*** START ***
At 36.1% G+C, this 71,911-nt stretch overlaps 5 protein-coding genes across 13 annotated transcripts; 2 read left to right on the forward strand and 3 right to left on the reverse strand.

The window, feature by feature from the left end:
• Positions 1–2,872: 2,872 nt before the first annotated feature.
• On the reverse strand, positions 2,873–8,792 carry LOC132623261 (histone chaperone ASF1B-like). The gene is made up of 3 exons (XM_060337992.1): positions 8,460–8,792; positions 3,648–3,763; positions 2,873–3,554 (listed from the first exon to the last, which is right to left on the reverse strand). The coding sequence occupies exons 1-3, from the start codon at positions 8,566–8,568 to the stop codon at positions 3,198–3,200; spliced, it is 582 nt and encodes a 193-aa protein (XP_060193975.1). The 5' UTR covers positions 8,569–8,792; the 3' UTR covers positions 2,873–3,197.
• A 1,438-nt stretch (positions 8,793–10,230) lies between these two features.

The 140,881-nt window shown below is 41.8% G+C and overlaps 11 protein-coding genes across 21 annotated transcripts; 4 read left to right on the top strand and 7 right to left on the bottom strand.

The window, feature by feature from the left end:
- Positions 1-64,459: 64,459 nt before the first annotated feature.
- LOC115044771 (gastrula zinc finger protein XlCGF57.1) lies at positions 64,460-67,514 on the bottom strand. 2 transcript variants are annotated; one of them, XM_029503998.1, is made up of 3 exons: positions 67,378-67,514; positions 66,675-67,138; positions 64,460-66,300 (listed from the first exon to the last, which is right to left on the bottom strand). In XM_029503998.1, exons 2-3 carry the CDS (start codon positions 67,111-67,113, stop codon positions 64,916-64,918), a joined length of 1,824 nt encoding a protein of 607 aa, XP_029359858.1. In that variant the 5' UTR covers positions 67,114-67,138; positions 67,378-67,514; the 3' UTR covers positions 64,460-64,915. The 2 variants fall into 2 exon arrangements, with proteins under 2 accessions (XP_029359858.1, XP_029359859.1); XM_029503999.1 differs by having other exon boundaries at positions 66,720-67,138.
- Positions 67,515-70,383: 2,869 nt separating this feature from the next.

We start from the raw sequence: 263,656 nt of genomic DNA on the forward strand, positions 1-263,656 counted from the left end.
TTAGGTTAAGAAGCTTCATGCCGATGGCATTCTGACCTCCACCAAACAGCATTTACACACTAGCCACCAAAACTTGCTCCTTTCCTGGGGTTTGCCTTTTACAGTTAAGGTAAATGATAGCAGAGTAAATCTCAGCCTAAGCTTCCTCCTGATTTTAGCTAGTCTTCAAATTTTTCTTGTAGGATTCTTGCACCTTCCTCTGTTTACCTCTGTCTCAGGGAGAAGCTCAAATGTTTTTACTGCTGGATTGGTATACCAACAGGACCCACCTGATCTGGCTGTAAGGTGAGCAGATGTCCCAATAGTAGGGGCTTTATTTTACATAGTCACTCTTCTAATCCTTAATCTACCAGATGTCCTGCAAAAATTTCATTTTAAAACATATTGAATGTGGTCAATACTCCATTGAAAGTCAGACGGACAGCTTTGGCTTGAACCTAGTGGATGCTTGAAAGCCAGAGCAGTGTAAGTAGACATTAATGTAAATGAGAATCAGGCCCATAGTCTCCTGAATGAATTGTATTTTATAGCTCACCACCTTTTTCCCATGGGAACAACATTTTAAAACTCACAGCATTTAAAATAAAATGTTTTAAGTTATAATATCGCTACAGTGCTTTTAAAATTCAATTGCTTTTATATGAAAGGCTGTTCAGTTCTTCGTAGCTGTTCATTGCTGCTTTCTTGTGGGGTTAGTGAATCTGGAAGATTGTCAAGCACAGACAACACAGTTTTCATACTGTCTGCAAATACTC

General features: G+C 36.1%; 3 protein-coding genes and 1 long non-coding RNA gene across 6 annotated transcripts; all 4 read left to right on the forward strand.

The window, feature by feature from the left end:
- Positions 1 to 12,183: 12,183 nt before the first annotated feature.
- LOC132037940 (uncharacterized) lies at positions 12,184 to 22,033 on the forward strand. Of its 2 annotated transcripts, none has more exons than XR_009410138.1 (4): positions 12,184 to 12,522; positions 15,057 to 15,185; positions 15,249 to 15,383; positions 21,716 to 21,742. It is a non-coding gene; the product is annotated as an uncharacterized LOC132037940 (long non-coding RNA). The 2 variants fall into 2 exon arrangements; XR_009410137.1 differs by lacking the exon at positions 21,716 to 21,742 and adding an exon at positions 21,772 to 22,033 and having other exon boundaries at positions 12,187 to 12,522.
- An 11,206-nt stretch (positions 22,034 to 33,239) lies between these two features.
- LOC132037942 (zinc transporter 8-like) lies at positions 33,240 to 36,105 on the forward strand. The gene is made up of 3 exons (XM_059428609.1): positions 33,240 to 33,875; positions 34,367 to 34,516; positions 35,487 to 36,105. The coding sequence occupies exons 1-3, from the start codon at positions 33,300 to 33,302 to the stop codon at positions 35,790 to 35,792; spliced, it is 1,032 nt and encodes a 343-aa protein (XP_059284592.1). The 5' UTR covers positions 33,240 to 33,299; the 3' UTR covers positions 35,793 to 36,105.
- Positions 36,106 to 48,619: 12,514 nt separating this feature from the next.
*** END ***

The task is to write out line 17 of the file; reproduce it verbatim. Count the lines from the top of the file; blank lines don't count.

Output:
- An 11,206-nt stretch (positions 22,034 to 33,239) lies between these two features.